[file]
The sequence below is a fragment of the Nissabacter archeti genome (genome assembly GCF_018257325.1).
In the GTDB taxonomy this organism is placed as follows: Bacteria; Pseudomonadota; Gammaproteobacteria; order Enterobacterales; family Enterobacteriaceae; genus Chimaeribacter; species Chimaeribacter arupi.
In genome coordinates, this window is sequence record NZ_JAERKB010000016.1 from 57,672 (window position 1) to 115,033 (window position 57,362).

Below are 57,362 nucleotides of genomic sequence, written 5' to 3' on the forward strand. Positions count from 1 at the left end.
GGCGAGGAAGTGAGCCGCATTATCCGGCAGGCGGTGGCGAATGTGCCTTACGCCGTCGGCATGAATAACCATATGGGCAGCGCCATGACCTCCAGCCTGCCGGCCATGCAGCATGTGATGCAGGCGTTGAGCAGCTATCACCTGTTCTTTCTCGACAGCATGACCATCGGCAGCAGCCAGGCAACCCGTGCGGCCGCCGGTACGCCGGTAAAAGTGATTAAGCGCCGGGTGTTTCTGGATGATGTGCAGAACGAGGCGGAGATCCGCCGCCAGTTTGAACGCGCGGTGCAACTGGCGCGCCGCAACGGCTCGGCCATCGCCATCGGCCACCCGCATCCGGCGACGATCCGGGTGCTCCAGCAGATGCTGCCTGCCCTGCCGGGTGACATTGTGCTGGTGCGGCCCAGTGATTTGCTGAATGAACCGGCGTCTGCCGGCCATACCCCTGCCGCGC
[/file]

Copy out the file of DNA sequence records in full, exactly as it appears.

The sequence below is a fragment of the Nissabacter archeti genome (genome assembly GCF_018257325.1).
In the GTDB taxonomy this organism is placed as follows: Bacteria; Pseudomonadota; Gammaproteobacteria; order Enterobacterales; family Enterobacteriaceae; genus Chimaeribacter; species Chimaeribacter arupi.
In genome coordinates, this window is sequence record NZ_JAERKB010000016.1 from 57,672 (window position 1) to 115,033 (window position 57,362).

Below are 57,362 nucleotides of genomic sequence, written 5' to 3' on the forward strand. Positions count from 1 at the left end.
GGCGAGGAAGTGAGCCGCATTATCCGGCAGGCGGTGGCGAATGTGCCTTACGCCGTCGGCATGAATAACCATATGGGCAGCGCCATGACCTCCAGCCTGCCGGCCATGCAGCATGTGATGCAGGCGTTGAGCAGCTATCACCTGTTCTTTCTCGACAGCATGACCATCGGCAGCAGCCAGGCAACCCGTGCGGCCGCCGGTACGCCGGTAAAAGTGATTAAGCGCCGGGTGTTTCTGGATGATGTGCAGAACGAGGCGGAGATCCGCCGCCAGTTTGAACGCGCGGTGCAACTGGCGCGCCGCAACGGCTCGGCCATCGCCATCGGCCACCCGCATCCGGCGACGATCCGGGTGCTCCAGCAGATGCTGCCTGCCCTGCCGGGTGACATTGTGCTGGTGCGGCCCAGTGATTTGCTGAATGAACCGGCGTCTGCCGGCCATACCCCTGCCGCGC